During a council meeting earlier this month, Council President Jeffrey S. Waltman said the commission would give young residents an idea of the trade-offs involved in creating policy.

“Now is as good a time as any to allow people to have a voice and to interact with city government because I think it’s an important time for people to understand — especially the youth — that there’s a lot involved in city government and you can’t just arbitrarily change things without thinking them through,” Waltman said. “My hope is that we have a balance of young people on the commission that bring different views.”

The ordinance creating Reading’s youth commission states that its members should meet at least quarterly to identify issues critical to youth in the city; give recommendations and reports to the mayor, city council, city managing director, and other city officials on issues affecting youth; and, create subcommittees to do in-depth reviews of those issues.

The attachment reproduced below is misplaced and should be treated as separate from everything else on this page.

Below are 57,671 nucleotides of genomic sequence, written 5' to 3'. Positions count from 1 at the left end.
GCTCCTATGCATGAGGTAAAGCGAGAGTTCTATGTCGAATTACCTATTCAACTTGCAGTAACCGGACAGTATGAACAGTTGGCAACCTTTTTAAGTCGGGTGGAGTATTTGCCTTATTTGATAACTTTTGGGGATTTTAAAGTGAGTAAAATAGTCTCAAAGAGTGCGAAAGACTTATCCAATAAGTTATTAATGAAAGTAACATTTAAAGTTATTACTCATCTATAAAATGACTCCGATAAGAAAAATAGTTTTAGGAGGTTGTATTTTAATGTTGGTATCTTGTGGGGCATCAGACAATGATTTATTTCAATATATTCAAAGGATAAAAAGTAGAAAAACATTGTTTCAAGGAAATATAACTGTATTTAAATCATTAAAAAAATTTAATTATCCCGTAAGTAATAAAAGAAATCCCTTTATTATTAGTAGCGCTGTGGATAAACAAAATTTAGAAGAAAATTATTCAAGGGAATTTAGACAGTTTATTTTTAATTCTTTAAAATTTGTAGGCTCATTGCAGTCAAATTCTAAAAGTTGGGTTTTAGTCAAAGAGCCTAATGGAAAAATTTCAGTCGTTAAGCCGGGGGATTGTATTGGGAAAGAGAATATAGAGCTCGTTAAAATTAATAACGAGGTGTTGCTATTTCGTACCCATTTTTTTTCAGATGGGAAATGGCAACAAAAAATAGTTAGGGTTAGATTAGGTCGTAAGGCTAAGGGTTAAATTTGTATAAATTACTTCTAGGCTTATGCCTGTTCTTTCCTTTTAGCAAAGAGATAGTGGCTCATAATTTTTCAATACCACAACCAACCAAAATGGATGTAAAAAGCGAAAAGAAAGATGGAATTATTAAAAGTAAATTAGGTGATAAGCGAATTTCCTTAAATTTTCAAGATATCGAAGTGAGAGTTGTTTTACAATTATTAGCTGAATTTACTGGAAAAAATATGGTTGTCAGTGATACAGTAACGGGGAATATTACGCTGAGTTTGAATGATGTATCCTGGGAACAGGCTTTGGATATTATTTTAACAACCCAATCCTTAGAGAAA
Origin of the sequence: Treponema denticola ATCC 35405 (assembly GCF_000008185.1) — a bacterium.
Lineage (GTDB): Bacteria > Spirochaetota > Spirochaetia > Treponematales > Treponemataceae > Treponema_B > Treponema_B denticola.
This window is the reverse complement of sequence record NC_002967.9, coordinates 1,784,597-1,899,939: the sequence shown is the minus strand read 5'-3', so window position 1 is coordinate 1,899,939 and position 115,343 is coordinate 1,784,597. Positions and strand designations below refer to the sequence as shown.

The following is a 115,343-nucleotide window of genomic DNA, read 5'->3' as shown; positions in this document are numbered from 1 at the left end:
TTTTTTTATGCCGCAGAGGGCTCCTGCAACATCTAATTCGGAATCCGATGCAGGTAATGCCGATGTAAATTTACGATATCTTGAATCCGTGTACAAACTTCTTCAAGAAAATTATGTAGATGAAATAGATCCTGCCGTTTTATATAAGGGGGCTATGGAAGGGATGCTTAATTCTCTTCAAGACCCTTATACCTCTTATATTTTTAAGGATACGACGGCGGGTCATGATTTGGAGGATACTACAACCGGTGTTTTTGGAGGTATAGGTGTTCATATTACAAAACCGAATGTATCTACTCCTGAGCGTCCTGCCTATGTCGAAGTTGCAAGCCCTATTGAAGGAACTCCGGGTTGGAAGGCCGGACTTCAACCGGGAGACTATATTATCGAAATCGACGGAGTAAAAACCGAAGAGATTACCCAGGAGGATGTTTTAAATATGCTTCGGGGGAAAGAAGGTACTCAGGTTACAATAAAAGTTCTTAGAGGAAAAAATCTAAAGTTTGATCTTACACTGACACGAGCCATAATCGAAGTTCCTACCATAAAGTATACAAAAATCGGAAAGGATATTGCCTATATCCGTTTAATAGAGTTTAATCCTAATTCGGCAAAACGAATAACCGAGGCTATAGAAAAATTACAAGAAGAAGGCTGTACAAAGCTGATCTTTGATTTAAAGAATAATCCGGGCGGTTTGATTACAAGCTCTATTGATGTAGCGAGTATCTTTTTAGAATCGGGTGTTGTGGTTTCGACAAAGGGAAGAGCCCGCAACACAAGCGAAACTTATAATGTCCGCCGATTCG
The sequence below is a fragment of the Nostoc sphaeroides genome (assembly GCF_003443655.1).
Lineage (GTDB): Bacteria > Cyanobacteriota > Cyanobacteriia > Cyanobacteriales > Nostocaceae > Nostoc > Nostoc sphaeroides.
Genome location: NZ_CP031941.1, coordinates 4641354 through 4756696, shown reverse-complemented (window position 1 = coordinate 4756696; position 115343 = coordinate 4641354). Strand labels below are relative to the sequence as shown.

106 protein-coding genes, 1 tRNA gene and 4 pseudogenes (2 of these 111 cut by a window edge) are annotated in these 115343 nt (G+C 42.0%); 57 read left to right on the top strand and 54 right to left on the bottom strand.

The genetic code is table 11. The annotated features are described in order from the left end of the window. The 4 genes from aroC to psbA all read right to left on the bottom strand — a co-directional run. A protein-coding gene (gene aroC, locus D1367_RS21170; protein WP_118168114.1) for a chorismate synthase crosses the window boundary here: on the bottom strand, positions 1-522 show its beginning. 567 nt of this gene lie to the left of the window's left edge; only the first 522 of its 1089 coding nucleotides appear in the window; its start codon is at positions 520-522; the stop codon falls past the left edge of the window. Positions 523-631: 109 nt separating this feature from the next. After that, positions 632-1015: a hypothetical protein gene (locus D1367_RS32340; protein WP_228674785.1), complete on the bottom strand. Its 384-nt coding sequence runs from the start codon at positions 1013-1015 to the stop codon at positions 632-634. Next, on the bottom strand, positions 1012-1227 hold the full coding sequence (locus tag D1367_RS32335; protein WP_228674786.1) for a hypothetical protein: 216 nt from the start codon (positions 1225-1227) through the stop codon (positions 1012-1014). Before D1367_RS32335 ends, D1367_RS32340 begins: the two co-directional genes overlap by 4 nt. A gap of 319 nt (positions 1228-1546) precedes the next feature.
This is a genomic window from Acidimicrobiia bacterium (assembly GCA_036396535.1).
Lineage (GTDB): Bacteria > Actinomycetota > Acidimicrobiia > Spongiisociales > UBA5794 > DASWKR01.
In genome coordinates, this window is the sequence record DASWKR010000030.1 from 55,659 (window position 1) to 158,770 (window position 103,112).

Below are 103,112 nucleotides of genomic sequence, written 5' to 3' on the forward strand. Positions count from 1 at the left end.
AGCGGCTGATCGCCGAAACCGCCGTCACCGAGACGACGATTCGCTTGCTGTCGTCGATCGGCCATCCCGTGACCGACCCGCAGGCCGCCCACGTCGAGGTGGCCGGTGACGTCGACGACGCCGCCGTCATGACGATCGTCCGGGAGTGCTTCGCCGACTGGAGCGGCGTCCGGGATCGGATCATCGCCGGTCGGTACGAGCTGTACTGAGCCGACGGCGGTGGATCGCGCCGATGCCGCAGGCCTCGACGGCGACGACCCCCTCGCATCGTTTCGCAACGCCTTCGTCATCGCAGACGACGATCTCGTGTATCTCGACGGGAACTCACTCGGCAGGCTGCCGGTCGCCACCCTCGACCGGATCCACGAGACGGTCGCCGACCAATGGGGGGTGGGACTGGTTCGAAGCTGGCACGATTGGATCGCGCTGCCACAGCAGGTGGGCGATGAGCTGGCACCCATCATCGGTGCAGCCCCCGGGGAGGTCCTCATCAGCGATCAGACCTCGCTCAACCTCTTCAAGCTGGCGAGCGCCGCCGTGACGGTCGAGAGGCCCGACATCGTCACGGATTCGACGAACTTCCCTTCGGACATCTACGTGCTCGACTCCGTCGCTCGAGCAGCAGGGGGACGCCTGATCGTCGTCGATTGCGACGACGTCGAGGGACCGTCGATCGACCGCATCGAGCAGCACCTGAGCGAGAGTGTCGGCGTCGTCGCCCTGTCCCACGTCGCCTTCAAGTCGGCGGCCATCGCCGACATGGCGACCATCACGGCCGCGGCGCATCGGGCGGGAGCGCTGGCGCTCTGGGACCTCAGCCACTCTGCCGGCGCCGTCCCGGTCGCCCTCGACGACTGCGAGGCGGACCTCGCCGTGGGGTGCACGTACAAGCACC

The commission does not currently have a budget. After members are approved by council and the commission presents an outline for specific objectives its members want to accomplish, the commission can submit a budget request to council, according to Reading City Clerk Linda Kelleher.

Moran said there may be funding in his office’s budget, with approval by council, to support the commission’s work.

In Reading’s neighboring cities, local governments have either not implemented or not yet created boards in which young residents make recommendations to city leaders.

Allentown established its Council of Youth in February but no members have been named to it yet, according to the Allentown clerk’s office. Requests for more information on where that commission stands were not answered by Councilman Julio Guridy.

Lancaster, about 45 minutes south of Reading, does not have a youth commission, according to a city spokesperson.